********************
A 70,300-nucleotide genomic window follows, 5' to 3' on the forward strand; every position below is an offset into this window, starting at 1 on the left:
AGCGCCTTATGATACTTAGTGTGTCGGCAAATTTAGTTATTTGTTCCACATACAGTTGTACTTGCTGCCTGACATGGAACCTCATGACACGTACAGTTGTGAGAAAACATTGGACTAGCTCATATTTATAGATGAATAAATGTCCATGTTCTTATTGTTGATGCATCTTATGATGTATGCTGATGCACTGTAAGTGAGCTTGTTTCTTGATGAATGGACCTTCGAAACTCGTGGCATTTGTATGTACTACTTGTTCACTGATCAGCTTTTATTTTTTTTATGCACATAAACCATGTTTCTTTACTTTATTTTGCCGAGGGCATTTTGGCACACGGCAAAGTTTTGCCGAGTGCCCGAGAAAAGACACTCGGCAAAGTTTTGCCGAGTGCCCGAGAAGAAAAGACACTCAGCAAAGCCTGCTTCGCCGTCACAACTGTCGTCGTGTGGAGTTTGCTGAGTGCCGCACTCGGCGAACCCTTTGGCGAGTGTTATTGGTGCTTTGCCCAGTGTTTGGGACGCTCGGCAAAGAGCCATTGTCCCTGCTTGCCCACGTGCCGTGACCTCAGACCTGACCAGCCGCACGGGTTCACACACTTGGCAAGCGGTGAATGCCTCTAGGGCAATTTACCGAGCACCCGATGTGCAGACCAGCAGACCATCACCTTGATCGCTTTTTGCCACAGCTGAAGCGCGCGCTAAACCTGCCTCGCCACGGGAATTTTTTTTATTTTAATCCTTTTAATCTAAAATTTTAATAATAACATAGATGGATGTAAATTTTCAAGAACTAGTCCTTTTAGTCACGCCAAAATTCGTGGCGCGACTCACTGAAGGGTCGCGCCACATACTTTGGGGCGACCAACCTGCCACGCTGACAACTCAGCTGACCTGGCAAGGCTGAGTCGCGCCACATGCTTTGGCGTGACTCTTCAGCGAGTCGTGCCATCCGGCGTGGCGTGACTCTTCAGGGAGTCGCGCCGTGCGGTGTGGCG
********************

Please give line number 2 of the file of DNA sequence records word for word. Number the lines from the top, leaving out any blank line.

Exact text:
AGCGCCTTATGATACTTAGTGTGTCGGCAAATTTAGTTATTTGTTCCACATACAGTTGTACTTGCTGCCTGACATGGAACCTCATGACACGTACAGTTGTGAGAAAACATTGGACTAGCTCATATTTATAGATGAATAAATGTCCATGTTCTTATTGTTGATGCATCTTATGATGTATGCTGATGCACTGTAAGTGAGCTTGTTTCTTGATGAATGGACCTTCGAAACTCGTGGCATTTGTATGTACTACTTGTTCACTGATCAGCTTTTATTTTTTTTATGCACATAAACCATGTTTCTTTACTTTATTTTGCCGAGGGCATTTTGGCACACGGCAAAGTTTTGCCGAGTGCCCGAGAAAAGACACTCGGCAAAGTTTTGCCGAGTGCCCGAGAAGAAAAGACACTCAGCAAAGCCTGCTTCGCCGTCACAACTGTCGTCGTGTGGAGTTTGCTGAGTGCCGCACTCGGCGAACCCTTTGGCGAGTGTTATTGGTGCTTTGCCCAGTGTTTGGGACGCTCGGCAAAGAGCCATTGTCCCTGCTTGCCCACGTGCCGTGACCTCAGACCTGACCAGCCGCACGGGTTCACACACTTGGCAAGCGGTGAATGCCTCTAGGGCAATTTACCGAGCACCCGATGTGCAGACCAGCAGACCATCACCTTGATCGCTTTTTGCCACAGCTGAAGCGCGCGCTAAACCTGCCTCGCCACGGGAATTTTTTTTATTTTAATCCTTTTAATCTAAAATTTTAATAATAACATAGATGGATGTAAATTTTCAAGAACTAGTCCTTTTAGTCACGCCAAAATTCGTGGCGCGACTCACTGAAGGGTCGCGCCACATACTTTGGGGCGACCAACCTGCCACGCTGACAACTCAGCTGACCTGGCAAGGCTGAGTCGCGCCACATGCTTTGGCGTGACTCTTCAGCGAGTCGTGCCATCCGGCGTGGCGTGACTCTTCAGGGAGTCGCGCCGTGCGGTGTGGCG